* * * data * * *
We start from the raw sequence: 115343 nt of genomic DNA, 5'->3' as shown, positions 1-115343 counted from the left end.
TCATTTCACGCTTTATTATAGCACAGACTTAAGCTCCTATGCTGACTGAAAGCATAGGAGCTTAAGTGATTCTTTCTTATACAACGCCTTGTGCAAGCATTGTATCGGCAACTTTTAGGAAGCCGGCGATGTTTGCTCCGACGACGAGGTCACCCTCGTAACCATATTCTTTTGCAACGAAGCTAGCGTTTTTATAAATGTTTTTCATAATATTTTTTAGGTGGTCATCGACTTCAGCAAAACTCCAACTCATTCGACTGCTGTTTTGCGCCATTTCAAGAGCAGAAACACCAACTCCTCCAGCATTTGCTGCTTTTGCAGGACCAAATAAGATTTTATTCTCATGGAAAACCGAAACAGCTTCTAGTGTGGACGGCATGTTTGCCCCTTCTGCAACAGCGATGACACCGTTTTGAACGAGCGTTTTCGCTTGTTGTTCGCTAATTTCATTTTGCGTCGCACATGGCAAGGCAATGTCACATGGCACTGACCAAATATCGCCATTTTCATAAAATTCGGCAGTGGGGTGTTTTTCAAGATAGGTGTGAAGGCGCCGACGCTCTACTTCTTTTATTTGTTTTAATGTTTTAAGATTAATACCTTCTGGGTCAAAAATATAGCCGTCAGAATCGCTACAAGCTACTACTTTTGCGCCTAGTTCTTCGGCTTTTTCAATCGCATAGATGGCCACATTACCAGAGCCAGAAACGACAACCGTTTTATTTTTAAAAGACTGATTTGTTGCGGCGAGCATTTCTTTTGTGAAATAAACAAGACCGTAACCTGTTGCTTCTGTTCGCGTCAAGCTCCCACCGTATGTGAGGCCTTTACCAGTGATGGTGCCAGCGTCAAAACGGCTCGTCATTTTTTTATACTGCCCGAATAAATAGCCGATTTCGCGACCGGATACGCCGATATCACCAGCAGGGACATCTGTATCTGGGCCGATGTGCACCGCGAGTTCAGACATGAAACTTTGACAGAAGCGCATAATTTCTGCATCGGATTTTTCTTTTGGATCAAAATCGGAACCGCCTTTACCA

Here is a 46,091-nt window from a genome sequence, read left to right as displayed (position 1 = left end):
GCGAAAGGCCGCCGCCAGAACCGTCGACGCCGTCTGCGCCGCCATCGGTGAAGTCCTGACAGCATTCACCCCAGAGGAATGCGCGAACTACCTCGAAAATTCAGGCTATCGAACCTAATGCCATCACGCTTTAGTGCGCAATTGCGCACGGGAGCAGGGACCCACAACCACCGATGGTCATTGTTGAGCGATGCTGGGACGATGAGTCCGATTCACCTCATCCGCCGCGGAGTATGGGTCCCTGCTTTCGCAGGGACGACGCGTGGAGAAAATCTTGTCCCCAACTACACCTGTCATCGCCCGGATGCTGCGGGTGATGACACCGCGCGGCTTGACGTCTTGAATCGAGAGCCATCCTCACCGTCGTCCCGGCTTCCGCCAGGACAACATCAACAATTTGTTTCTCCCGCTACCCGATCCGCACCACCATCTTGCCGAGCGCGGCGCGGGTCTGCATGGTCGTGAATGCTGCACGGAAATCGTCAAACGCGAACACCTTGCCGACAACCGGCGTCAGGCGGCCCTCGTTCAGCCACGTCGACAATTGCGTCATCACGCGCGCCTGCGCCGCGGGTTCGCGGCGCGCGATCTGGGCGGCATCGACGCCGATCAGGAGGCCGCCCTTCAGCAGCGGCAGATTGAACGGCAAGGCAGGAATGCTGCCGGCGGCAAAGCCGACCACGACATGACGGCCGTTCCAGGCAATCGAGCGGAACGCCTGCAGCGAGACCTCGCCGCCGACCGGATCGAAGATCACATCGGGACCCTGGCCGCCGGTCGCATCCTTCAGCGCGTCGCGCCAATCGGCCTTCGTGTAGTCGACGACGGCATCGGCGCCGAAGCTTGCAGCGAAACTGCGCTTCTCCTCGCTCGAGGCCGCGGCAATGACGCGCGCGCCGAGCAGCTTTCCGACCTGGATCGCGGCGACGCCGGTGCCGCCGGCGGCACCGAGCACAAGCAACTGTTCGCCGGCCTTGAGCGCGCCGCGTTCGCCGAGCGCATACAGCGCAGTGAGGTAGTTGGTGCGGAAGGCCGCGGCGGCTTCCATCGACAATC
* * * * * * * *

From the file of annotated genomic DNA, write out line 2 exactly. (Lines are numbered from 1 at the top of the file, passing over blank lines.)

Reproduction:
TCATTTCACGCTTTATTATAGCACAGACTTAAGCTCCTATGCTGACTGAAAGCATAGGAGCTTAAGTGATTCTTTCTTATACAACGCCTTGTGCAAGCATTGTATCGGCAACTTTTAGGAAGCCGGCGATGTTTGCTCCGACGACGAGGTCACCCTCGTAACCATATTCTTTTGCAACGAAGCTAGCGTTTTTATAAATGTTTTTCATAATATTTTTTAGGTGGTCATCGACTTCAGCAAAACTCCAACTCATTCGACTGCTGTTTTGCGCCATTTCAAGAGCAGAAACACCAACTCCTCCAGCATTTGCTGCTTTTGCAGGACCAAATAAGATTTTATTCTCATGGAAAACCGAAACAGCTTCTAGTGTGGACGGCATGTTTGCCCCTTCTGCAACAGCGATGACACCGTTTTGAACGAGCGTTTTCGCTTGTTGTTCGCTAATTTCATTTTGCGTCGCACATGGCAAGGCAATGTCACATGGCACTGACCAAATATCGCCATTTTCATAAAATTCGGCAGTGGGGTGTTTTTCAAGATAGGTGTGAAGGCGCCGACGCTCTACTTCTTTTATTTGTTTTAATGTTTTAAGATTAATACCTTCTGGGTCAAAAATATAGCCGTCAGAATCGCTACAAGCTACTACTTTTGCGCCTAGTTCTTCGGCTTTTTCAATCGCATAGATGGCCACATTACCAGAGCCAGAAACGACAACCGTTTTATTTTTAAAAGACTGATTTGTTGCGGCGAGCATTTCTTTTGTGAAATAAACAAGACCGTAACCTGTTGCTTCTGTTCGCGTCAAGCTCCCACCGTATGTGAGGCCTTTACCAGTGATGGTGCCAGCGTCAAAACGGCTCGTCATTTTTTTATACTGCCCGAATAAATAGCCGATTTCGCGACCGGATACGCCGATATCACCAGCAGGGACATCTGTATCTGGGCCGATGTGCACCGCGAGTTCAGACATGAAACTTTGACAGAAGCGCATAATTTCTGCATCGGATTTTTCTTTTGGATCAAAATCGGAACCGCCTTTACCA